The Art of Rhetorical Speaking The speech titled “A More Perfect Union” was delivered by Senator Barack Obama on March 18, 2008 near the historical site of the signing of the U.S. Constitution in Philadelphia, Pennsylvania. The Senator is a respectable, idolized and scrutinized individual both politically and socially. As the first black candidate in the running for presidency of the United States, the Senator’s campaign and affiliations were under major scrutiny. Therefore, Senator Obama called for a press conference to address any and all issues or uncertainty that followed him. First, the Senator’s speech attempts to address the nation on their concerns of his affiliation with Reverend Wright.
President Obama’s A More Perfect Union speech that he delivered conveyed many messages about his beliefs concerning racism. He starts off explaining how the founders of our nation made the Constitution creating all men equal, but not actually practicing that idea. Obama is the son of a white woman and a Kenyan man, and there is much criticism about his supporters supporting him purely because of his race. His former pastor, Reverend Jeremiah Wright recently spoke some very controversial words concerning the issue of racism, which created much unease. Obama goes on to say that his former pastor is a good man, that he just has lived and grew up in a time where segregation and the Jim Crow Laws were very much legal in the U.S.
He speaks of solving problems for them not with them. For example, Quayle states; “we can start by dismantling a welfare system that encourages dependency and subsidizes broken families.” The way he articulates his solutions indicates that he clearly sees the blacks as a handicapped people. Thus, the white man must parent the black people as a father does his son. Quayle shows dexterity in using religious belief to influence his compatriots that the black man should learn to be like the white man. He says: “we are as our children recite every morning, one nation under God.” The Vice-President desired the black man to be assimilated in some sort and to respect the white man for his unseen ability to rectify all difficulties.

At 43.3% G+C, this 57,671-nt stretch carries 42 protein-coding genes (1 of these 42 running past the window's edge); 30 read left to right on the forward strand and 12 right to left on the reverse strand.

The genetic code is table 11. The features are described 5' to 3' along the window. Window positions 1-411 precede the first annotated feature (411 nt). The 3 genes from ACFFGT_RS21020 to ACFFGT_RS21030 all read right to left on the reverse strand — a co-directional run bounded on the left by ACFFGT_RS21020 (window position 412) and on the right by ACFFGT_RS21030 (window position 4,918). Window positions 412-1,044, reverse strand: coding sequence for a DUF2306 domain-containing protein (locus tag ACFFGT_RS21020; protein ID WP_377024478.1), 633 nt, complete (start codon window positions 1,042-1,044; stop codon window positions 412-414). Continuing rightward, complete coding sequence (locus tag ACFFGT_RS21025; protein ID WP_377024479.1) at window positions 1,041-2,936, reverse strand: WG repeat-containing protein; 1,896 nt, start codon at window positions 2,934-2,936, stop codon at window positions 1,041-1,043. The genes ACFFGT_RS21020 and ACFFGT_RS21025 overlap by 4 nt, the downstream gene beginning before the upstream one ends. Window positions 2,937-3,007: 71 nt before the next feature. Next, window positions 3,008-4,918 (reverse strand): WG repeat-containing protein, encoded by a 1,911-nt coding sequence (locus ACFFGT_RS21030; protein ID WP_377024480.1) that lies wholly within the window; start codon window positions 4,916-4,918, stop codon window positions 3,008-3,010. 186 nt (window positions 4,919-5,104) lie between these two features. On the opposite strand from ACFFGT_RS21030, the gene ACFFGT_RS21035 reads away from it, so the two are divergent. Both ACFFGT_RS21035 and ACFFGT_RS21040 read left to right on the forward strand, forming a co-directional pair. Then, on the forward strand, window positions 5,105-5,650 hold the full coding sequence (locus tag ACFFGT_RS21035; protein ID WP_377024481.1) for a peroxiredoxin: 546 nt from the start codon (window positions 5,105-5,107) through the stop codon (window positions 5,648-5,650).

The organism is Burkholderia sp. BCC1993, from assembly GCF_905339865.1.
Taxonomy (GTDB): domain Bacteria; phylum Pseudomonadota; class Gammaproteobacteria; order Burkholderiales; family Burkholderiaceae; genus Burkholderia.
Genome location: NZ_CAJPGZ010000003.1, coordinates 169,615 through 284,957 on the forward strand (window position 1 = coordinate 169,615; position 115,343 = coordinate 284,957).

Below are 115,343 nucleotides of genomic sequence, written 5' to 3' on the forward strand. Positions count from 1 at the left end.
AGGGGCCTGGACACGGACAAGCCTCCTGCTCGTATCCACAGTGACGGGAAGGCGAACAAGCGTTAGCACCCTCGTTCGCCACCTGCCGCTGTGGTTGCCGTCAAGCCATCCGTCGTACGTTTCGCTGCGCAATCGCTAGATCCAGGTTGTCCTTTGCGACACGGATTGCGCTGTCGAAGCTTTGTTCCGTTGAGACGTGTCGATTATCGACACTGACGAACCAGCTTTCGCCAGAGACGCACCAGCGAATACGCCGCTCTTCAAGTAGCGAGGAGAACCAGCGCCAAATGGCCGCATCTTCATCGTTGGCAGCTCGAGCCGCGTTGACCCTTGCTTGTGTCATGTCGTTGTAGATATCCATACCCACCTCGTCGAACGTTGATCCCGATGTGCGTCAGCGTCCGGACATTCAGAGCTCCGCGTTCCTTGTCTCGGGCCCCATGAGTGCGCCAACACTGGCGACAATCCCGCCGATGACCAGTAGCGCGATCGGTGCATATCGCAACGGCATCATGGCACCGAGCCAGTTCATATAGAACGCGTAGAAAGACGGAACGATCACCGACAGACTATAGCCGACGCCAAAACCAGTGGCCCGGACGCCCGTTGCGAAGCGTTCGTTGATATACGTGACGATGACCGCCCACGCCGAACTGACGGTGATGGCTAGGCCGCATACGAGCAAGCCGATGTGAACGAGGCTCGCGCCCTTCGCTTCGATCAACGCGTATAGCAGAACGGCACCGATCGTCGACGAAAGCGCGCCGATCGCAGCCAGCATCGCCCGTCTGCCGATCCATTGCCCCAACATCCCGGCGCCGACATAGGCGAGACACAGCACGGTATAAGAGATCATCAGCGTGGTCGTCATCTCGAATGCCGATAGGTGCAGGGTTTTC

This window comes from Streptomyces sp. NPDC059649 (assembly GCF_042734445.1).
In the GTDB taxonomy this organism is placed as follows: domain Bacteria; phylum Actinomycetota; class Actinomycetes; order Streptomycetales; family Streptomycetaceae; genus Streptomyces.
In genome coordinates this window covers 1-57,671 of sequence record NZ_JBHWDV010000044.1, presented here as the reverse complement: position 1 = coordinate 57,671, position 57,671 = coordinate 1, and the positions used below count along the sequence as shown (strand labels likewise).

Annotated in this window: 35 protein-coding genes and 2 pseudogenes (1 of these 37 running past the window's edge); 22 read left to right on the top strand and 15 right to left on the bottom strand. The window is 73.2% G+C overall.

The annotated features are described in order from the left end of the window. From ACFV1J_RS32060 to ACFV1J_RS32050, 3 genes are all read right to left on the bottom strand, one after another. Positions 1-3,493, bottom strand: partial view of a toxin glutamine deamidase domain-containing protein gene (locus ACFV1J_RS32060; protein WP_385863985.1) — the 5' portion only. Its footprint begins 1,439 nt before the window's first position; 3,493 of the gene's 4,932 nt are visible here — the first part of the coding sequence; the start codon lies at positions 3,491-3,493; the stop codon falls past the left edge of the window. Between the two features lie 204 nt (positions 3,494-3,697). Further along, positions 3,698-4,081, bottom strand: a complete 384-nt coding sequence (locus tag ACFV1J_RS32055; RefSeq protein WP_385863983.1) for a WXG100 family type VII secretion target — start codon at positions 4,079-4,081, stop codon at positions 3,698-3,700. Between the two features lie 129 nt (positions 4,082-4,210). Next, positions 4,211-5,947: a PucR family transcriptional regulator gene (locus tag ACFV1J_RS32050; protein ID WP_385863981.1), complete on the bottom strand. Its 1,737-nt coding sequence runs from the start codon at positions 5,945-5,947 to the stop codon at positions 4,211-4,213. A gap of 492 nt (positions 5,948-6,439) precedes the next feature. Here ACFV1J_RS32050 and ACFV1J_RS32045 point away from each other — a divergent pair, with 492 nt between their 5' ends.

“A More Perfect Union” is the tittle that was chosen for the speech that President Obama delivered on March 18, 2008. The speech was mainly to point out the harsh statements delivered by Obama’s pastor, which caused huge controversy problems. It was a speech to show the American people that he was one of them and that even though we all come from different places, we are all equal. President Obama begins his speech by taking us back to the signing of the declaration of independence. By doing this he helps us relate a little better to what he is about to address.
“…chains of discrimination…” “…great vaults of opportunity…” “…quicksands of racial injustice to the solid rock of brotherhood.” The use of metaphors help to emphasise the message that King is trying to push for and helps keep listeners interested and holds their attention. King also uses anaphora quite frequently during the course of his speech. He uses anaphora to keep the momentum of a specific topic he may be discussing such as life of the Negro’s. “One hundred years later…” “I have a dream…” “Let freedom ring…” are all repeated to help remind the audience of the themes he is speaking about. Antithesis has also been used in his speech to reveal the goals he wishes to achieve.